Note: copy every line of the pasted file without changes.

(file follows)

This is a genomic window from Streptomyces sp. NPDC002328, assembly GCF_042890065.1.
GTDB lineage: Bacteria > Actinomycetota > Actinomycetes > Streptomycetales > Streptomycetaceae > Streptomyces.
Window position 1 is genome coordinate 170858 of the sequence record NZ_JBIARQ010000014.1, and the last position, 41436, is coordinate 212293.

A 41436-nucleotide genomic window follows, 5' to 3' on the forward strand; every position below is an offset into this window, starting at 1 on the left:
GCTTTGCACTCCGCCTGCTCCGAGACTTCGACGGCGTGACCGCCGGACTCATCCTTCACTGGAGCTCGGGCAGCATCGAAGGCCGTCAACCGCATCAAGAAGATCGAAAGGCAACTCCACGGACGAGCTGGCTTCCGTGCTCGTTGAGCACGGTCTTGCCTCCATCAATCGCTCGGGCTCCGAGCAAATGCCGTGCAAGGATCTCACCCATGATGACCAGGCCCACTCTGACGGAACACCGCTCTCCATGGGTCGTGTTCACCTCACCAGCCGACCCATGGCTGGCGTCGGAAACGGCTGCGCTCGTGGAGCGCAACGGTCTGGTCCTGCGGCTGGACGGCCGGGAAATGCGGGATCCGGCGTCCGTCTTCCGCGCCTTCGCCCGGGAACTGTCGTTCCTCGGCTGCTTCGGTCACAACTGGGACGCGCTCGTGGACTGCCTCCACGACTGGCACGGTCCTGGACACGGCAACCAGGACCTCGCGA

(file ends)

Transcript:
This is a genomic window from Streptomyces sp. NPDC002328, assembly GCF_042890065.1.
GTDB lineage: Bacteria > Actinomycetota > Actinomycetes > Streptomycetales > Streptomycetaceae > Streptomyces.
Window position 1 is genome coordinate 170858 of the sequence record NZ_JBIARQ010000014.1, and the last position, 41436, is coordinate 212293.

A 41436-nucleotide genomic window follows, 5' to 3' on the forward strand; every position below is an offset into this window, starting at 1 on the left:
GCTTTGCACTCCGCCTGCTCCGAGACTTCGACGGCGTGACCGCCGGACTCATCCTTCACTGGAGCTCGGGCAGCATCGAAGGCCGTCAACCGCATCAAGAAGATCGAAAGGCAACTCCACGGACGAGCTGGCTTCCGTGCTCGTTGAGCACGGTCTTGCCTCCATCAATCGCTCGGGCTCCGAGCAAATGCCGTGCAAGGATCTCACCCATGATGACCAGGCCCACTCTGACGGAACACCGCTCTCCATGGGTCGTGTTCACCTCACCAGCCGACCCATGGCTGGCGTCGGAAACGGCTGCGCTCGTGGAGCGCAACGGTCTGGTCCTGCGGCTGGACGGCCGGGAAATGCGGGATCCGGCGTCCGTCTTCCGCGCCTTCGCCCGGGAACTGTCGTTCCTCGGCTGCTTCGGTCACAACTGGGACGCGCTCGTGGACTGCCTCCACGACTGGCACGGTCCTGGACACGGCAACCAGGACCTCGCGA